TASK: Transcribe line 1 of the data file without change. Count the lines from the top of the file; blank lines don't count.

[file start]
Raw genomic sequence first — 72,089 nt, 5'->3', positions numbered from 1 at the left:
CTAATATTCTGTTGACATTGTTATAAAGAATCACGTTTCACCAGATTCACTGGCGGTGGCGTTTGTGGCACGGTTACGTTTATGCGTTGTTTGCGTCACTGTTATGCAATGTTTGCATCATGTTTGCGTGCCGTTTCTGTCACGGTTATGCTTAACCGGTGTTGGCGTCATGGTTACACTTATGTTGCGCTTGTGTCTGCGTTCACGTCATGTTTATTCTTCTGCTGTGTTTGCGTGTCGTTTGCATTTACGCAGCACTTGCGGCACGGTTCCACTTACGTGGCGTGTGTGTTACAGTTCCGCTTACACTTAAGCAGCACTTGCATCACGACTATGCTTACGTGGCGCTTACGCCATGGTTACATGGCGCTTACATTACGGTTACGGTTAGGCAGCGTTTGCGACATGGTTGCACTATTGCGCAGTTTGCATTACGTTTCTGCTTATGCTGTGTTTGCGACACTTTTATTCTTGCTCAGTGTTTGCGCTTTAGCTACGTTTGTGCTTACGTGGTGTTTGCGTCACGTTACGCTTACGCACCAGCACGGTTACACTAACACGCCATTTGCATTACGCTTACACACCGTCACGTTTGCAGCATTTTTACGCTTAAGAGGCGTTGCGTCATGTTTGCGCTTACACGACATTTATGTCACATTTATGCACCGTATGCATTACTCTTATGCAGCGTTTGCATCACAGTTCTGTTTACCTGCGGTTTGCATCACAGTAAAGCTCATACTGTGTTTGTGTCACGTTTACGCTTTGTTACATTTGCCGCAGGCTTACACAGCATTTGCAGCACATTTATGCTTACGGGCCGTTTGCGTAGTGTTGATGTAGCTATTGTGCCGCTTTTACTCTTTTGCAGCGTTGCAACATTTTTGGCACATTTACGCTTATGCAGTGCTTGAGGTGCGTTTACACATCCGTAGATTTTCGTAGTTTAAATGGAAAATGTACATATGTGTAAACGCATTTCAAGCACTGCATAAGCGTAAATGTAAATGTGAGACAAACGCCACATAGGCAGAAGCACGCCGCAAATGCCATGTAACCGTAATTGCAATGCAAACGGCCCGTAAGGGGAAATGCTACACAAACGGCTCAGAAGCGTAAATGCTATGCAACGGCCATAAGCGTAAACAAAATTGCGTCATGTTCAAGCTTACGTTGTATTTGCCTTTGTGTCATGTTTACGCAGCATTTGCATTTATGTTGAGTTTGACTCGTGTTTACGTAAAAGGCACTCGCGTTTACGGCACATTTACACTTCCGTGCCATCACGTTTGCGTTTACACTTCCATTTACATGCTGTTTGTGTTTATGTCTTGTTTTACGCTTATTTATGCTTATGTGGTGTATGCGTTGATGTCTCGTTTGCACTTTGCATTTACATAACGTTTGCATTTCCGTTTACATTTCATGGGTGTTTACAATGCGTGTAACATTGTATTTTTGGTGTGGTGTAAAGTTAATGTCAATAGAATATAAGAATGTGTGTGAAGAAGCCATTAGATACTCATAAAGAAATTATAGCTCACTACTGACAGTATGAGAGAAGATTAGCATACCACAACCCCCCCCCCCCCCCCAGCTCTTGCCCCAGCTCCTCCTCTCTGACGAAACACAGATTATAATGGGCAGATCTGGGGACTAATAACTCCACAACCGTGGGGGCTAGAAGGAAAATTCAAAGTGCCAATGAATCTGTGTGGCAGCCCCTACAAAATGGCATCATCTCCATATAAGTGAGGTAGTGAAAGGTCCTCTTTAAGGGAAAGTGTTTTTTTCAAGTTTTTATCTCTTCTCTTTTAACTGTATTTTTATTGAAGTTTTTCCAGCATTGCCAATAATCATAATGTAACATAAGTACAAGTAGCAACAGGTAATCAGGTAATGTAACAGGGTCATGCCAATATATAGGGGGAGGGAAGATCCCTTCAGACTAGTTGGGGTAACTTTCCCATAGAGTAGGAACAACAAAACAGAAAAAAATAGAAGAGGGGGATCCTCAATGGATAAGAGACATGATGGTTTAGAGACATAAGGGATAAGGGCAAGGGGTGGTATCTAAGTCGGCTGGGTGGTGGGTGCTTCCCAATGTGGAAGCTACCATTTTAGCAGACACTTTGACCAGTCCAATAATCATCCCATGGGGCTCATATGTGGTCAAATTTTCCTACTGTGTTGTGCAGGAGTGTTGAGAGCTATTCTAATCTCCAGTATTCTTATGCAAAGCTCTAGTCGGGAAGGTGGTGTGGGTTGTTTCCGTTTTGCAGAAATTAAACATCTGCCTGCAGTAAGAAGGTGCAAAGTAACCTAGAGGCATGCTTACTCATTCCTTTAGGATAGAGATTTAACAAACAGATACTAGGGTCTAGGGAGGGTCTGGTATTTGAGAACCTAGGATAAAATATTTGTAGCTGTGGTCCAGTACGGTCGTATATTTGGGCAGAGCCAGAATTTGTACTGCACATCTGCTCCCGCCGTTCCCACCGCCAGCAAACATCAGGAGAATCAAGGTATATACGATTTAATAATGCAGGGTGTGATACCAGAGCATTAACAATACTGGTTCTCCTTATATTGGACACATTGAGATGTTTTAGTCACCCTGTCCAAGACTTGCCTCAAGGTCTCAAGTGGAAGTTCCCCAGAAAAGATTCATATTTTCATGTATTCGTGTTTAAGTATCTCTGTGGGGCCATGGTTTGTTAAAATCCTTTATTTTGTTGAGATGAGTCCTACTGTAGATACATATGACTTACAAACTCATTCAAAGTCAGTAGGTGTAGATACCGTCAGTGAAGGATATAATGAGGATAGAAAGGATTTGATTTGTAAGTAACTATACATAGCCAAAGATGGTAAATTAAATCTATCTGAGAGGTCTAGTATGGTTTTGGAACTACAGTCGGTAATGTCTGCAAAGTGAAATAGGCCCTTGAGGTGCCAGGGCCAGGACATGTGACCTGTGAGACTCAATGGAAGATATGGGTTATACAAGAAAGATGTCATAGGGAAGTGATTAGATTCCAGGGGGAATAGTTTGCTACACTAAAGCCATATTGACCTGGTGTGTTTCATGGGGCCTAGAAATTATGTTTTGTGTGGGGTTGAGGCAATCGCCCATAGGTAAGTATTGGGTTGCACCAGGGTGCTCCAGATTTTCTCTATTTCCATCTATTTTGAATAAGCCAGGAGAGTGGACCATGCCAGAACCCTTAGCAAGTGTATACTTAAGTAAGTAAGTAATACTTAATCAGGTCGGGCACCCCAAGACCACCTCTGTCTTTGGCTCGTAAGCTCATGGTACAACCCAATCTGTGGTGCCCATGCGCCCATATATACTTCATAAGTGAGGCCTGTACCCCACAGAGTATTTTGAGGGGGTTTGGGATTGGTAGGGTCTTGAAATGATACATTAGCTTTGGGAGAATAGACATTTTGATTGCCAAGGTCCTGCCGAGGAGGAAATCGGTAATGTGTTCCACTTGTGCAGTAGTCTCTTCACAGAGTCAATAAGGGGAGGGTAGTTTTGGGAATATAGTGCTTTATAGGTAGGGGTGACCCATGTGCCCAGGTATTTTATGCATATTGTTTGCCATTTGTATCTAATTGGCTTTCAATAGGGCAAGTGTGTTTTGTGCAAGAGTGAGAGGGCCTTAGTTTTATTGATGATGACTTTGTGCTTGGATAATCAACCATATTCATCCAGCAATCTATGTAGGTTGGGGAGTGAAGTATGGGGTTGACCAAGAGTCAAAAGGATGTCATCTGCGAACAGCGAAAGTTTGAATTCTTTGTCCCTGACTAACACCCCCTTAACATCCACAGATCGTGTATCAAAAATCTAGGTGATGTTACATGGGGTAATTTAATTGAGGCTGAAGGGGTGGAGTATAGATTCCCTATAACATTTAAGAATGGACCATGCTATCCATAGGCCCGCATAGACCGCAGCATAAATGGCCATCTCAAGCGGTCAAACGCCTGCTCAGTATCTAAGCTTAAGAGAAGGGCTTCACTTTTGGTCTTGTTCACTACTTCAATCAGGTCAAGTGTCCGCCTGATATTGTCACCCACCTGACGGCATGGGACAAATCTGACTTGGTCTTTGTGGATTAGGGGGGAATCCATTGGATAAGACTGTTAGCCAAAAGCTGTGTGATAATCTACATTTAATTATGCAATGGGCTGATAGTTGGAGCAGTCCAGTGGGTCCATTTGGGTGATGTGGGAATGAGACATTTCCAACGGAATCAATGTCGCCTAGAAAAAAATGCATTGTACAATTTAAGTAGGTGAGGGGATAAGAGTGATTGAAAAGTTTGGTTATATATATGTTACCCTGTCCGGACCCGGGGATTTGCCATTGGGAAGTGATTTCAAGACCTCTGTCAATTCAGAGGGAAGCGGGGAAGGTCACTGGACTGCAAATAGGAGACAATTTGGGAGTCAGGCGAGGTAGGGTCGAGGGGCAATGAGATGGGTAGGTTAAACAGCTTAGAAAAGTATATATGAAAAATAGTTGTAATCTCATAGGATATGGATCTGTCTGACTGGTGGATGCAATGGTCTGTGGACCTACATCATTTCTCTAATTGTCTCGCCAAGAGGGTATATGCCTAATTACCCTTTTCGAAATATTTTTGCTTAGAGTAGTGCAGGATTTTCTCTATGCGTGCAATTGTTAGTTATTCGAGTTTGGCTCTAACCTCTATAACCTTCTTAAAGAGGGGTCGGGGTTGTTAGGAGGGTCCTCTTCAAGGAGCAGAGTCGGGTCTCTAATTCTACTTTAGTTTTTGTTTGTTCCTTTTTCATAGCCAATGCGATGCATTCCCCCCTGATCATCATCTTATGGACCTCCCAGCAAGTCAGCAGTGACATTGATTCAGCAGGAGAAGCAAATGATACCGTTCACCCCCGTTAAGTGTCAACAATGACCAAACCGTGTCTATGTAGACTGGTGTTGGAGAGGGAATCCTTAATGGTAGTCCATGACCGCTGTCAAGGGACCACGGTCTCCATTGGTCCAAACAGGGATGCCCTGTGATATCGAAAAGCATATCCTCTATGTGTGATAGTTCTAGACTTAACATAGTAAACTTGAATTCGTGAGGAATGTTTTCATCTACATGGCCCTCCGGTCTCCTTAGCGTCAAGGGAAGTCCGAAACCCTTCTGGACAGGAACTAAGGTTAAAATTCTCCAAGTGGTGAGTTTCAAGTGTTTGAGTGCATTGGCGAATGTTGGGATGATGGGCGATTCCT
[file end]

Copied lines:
Raw genomic sequence first — 72,089 nt, 5'->3', positions numbered from 1 at the left: